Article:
American Flagfish can be aggressive when threatened or scared, but in general they have a reputation for being mild-mannered and peaceful. Like most freshwater fish in ideal living conditions, where the food is plentiful, and the space is adequate, this species is perfectly peaceful to be around. However, what you may find is that during mating time and when there are eggs around, your flagfish can become prone to nip or even warn off other fish when they don’t deserve it.
If other fish in the tank or pond become agitated or give them unwelcome attention, your American Flagfish may nip! In general, the males can appear to be more aggressive during these periods – and in fact, it’s easy to confuse amorous female flagfish as being aggressive. Females of the species are known to tease the males and chase them, sometimes even giving them an odd nip!
American Flagfish can be hypersensitive following mating, too. They are protective parents and keep an eye on their eggs in captivity – parental protection isn’t always a given in the wild, but if they spend more time with their fry in a close tank, it’s likely they will be more vigilant. Therefore, if you notice your flagfish giving other species a hard time – they may simply be trying to protect their kids!
Yes, in fact, American flagfish and goldfish often make good companions – that’s because both species are usually peace-loving and if they do not need to compete aggressively for food. However, if you want to bring both flagfish and goldfish into the same tank, it’s worth noting that the latter can grow much larger than the former!
If you decide to mix species, it is a good idea to start off with fish the same size or with goldfish smaller than the flagfish. But, can American flagfish live with goldfish, given that both are known to nip very occasionally? Yes – it’s normally not a big concern – both species have teeth, but they likely won’t use them on each other. The goldfish, like the flagfish, enjoys saving its teeth for tasty morsels – just make sure your goldfish don’t get in the way of their tank mates if there are eggs around.
As with most tank species, it is best to ensure your goldfish and flagfish have sufficient space – both species will need places to hide under and out of the way if they need to. Rocks and plants provide this, as well as make their lives more interesting. One of the best things about keeping flagfish and goldfish together is the fact that they should both live for many years to come – it’s a partnership you can watch for the months and years ahead.
American flagfish tend to do great in bigger groups – around four or five, even more, can be healthy providing you keep a close eye on your community. However, do remember that you are always going to need a larger tank the more fish you bring together. Therefore, many tank owners choose to set up at least two flagfish at a time – one male, one female, so that there is unlikely to be any infighting.
If you’d like to add more flagfish to your tank, a single male can happily live with one or two females. What’s more, if you start with opposing gender pairs, you can consider breeding them in captivity and work your way up towards a larger community. Keep in mind, of course, that in order to avoid fry being eaten by other fish, once born, owners are advised to remove them from the tank.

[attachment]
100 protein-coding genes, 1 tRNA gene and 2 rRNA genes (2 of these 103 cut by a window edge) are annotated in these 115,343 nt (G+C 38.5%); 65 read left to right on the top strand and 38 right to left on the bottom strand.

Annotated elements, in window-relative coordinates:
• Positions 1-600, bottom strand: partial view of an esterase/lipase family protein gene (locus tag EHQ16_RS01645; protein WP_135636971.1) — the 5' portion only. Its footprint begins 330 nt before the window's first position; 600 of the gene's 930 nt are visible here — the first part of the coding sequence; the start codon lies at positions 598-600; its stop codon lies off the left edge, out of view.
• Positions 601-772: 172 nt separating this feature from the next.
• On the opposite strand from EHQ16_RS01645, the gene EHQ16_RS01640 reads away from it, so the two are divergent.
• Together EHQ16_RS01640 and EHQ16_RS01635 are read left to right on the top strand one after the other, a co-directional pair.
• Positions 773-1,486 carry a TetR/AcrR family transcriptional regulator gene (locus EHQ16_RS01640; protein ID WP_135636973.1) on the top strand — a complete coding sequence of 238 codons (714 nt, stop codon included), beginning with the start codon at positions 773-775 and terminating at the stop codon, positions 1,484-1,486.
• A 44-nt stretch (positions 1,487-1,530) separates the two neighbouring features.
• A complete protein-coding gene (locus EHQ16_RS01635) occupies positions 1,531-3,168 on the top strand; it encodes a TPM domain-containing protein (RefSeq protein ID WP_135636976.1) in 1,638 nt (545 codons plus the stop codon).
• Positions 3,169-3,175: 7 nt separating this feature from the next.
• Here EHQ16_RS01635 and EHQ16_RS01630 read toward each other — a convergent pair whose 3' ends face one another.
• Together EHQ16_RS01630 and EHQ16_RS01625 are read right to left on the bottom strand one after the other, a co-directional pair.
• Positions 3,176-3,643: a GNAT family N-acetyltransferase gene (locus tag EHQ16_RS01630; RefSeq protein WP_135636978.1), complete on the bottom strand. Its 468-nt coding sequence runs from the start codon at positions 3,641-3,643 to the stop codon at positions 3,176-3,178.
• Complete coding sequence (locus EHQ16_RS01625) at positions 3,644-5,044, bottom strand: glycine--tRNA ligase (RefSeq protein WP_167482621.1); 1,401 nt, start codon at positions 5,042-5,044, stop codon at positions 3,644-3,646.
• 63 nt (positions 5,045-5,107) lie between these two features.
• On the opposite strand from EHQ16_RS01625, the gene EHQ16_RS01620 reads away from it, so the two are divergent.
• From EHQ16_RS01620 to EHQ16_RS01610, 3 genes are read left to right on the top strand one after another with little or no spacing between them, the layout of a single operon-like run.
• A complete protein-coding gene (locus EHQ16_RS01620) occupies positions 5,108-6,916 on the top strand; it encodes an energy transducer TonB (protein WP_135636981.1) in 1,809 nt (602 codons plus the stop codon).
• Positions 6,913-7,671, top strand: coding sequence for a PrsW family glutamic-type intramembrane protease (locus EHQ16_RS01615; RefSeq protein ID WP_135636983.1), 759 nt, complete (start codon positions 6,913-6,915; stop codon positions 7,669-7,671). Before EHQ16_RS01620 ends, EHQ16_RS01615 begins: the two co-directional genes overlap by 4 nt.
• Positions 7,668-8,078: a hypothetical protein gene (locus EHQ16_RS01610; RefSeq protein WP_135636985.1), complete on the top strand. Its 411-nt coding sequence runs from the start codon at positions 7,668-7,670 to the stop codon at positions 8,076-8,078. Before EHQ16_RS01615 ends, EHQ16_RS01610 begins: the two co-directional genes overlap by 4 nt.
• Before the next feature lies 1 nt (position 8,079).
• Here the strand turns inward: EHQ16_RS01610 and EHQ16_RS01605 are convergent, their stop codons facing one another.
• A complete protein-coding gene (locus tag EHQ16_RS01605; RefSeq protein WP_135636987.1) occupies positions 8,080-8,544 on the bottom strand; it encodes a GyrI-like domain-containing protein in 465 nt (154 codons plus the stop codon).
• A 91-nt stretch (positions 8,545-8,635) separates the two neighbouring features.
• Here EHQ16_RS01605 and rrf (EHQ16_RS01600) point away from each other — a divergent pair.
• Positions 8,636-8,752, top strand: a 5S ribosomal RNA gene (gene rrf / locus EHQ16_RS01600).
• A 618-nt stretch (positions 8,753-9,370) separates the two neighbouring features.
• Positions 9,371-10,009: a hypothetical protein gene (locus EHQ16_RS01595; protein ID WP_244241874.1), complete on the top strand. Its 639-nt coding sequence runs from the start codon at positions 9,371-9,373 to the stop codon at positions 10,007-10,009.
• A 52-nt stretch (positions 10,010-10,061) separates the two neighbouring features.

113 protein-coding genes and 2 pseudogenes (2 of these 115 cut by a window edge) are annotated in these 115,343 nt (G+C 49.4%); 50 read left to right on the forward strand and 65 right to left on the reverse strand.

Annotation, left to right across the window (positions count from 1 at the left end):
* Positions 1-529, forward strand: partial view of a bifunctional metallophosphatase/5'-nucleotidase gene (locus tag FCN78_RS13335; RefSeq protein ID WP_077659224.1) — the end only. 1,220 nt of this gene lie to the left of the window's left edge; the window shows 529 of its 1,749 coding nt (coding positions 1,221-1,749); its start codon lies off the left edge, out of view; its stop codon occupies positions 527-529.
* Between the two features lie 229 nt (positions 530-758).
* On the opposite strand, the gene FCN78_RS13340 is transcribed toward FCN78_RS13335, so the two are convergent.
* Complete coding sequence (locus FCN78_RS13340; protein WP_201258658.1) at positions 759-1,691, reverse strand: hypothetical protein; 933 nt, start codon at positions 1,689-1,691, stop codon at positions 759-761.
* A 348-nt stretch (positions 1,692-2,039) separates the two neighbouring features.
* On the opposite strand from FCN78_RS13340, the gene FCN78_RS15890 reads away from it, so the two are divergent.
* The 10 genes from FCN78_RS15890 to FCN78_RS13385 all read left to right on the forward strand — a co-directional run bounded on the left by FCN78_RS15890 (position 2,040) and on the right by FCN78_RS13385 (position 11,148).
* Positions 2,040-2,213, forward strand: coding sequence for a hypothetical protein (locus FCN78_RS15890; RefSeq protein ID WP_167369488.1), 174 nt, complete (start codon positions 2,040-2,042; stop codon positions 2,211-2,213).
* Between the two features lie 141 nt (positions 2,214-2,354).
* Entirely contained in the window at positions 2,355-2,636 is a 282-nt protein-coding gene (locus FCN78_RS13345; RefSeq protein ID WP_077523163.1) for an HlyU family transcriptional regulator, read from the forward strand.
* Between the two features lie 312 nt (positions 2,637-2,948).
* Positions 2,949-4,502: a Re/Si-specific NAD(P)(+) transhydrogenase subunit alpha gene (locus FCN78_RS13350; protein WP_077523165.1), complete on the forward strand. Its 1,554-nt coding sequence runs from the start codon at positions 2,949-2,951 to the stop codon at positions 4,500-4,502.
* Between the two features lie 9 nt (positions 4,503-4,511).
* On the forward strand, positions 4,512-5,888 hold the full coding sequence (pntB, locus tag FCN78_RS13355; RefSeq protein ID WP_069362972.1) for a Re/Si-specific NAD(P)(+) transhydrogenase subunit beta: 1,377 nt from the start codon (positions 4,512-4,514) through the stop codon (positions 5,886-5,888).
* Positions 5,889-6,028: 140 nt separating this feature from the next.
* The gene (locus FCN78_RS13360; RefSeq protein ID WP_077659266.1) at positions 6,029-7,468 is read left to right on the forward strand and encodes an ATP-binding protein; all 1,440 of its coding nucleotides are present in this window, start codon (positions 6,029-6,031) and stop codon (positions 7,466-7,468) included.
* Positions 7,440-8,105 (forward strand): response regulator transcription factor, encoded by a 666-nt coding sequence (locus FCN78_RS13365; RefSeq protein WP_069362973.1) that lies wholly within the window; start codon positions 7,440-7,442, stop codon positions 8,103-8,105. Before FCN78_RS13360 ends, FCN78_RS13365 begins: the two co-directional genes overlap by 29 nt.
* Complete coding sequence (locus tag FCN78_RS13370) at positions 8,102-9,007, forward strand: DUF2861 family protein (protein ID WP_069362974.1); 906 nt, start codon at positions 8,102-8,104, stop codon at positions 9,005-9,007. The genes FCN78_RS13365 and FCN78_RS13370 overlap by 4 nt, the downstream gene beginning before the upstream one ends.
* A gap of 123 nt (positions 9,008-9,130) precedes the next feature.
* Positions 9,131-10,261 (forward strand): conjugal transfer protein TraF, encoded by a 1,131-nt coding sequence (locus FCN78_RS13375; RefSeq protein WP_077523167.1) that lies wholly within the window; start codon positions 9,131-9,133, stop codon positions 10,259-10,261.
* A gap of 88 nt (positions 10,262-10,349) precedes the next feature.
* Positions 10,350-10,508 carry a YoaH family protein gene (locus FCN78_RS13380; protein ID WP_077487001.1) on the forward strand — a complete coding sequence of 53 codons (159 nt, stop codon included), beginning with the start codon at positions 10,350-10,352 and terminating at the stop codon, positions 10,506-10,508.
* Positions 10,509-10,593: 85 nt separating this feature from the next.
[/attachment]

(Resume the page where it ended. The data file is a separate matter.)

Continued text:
A 20 gallon tank can comfortably house a pair of American flagfish. They prefer a slow moving water system and a varied diet – they are omnivores and as such eat crustaceans as well as plant/vegetable matter. With the correct living conditions, in pairs or otherwise (and including a nutritious diet), they can live for up to 3 years and often longer.
Do also remember that the American flagfish will happily live alone. It’s one of few fish in freshwater tanks that doesn’t depend on the company of others. Therefore, if you have a smaller tank or only want to start with a single swimmer, you can do so without detriment.
Are flagfish nippers?
Yes – flagfish can and will nip, though their reasons for doing so may vary depending on their mood and their living situations. That said, the teeth of American flagfish are a little like human molars, and are used for chomping on vegetation. Flagfish will, of course, eat a mix of meat and vegetation, meaning their teeth need to be adaptable.
Flagfish are nippers only when they feel threatened, if they are mating, or if they feel their eggs are at risk of being eaten in captivity. They will nip their cohabitants if provoked – though not usually if their tank mates are much larger, and are therefore more likely to eat them!
As mentioned, American flagfish (particularly the females) can be provocateurs, too – and nip their mates to attract attention. However, with time, it becomes easier to tell when a flagfish is nipping for sport, and when they are doing so out of sheer angst or fear. As such, flagfish can be some of the most rewarding species to watch in your home tank!
The nipping behaviour of American flagfish is particularly interested in captivity. In the wild, they are not likely to be as protective over their children, and what’s more, they may not always come across different species of fish and sea creature so often. Therefore, in some cases, nipping behavior and slight aggression can occur thanks to their strange environments!
To help make your tank as calm and as peaceful as possible for flagfish, make sure to house them with other docile species such as goldfish. It’s also a good idea to ensure they have their own spaces where they can hide if they want to.